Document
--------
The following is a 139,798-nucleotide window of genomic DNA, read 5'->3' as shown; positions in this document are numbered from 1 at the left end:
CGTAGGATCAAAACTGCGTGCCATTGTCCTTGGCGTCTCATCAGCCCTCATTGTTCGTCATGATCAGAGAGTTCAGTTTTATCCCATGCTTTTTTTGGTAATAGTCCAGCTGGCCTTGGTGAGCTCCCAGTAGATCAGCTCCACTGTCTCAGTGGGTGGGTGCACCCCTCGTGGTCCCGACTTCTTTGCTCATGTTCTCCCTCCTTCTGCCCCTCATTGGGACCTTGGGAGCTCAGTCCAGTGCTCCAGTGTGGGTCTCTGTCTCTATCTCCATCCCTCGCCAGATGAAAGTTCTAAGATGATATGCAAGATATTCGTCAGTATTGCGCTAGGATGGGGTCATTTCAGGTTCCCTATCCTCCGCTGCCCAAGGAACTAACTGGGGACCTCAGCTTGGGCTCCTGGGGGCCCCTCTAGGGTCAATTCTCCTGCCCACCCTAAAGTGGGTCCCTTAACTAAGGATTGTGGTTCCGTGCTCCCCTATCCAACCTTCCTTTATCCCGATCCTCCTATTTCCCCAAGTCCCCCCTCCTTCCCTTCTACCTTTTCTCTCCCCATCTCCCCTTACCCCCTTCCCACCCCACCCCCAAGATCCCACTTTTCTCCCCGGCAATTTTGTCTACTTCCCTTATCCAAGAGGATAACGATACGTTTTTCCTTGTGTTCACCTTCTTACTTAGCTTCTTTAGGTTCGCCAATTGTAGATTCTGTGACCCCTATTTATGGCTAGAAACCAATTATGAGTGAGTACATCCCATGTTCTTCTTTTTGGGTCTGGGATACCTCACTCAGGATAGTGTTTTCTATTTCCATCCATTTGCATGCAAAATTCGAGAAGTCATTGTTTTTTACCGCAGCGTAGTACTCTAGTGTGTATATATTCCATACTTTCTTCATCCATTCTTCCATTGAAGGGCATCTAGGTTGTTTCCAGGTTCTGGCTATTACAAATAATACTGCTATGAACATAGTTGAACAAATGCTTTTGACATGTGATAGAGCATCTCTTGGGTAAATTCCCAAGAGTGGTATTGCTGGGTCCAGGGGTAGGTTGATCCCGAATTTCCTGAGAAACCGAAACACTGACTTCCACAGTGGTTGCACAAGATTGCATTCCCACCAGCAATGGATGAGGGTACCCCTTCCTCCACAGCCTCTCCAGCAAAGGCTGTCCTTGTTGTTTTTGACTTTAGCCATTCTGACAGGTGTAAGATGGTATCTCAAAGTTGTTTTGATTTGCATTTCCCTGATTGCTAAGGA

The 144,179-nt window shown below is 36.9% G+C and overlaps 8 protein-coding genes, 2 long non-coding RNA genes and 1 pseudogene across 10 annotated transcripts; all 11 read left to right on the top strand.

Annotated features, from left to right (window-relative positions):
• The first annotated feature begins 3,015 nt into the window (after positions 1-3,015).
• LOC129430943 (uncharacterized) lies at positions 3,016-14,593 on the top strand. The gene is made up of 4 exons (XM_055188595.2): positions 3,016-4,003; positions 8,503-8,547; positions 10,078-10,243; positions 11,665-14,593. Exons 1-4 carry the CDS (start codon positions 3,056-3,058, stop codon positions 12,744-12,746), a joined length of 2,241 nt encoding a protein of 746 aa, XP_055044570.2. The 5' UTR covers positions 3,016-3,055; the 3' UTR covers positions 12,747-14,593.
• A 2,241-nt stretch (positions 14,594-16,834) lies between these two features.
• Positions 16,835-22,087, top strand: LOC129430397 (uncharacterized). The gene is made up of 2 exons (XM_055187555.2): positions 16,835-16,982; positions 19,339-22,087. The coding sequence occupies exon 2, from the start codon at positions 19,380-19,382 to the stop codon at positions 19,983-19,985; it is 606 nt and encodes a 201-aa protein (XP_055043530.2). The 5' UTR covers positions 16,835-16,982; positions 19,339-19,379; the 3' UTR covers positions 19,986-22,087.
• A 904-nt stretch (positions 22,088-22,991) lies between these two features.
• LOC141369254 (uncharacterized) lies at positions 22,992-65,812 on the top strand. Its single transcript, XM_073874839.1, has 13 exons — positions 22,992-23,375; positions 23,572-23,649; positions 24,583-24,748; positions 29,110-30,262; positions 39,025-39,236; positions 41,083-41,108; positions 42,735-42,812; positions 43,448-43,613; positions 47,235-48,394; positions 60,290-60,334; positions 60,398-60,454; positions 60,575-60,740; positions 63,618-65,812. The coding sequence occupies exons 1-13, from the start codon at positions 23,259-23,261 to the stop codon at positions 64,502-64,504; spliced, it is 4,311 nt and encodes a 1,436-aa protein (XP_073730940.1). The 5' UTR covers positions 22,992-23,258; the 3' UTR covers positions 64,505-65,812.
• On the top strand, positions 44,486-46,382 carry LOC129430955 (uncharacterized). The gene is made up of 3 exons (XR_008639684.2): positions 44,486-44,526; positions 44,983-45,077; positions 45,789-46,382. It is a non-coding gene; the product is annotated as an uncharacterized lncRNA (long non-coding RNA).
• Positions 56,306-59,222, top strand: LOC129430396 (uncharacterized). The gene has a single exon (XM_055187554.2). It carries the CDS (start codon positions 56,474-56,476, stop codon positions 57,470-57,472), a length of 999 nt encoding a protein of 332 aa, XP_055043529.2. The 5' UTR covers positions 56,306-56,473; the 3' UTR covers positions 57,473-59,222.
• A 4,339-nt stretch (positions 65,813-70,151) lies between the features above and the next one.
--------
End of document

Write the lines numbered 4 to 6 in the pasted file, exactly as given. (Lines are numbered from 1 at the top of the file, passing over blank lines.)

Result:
Annotated features, from left to right (window-relative positions):
• The first annotated feature begins 3,015 nt into the window (after positions 1-3,015).
• LOC129430943 (uncharacterized) lies at positions 3,016-14,593 on the top strand. The gene is made up of 4 exons (XM_055188595.2): positions 3,016-4,003; positions 8,503-8,547; positions 10,078-10,243; positions 11,665-14,593. Exons 1-4 carry the CDS (start codon positions 3,056-3,058, stop codon positions 12,744-12,746), a joined length of 2,241 nt encoding a protein of 746 aa, XP_055044570.2. The 5' UTR covers positions 3,016-3,055; the 3' UTR covers positions 12,747-14,593.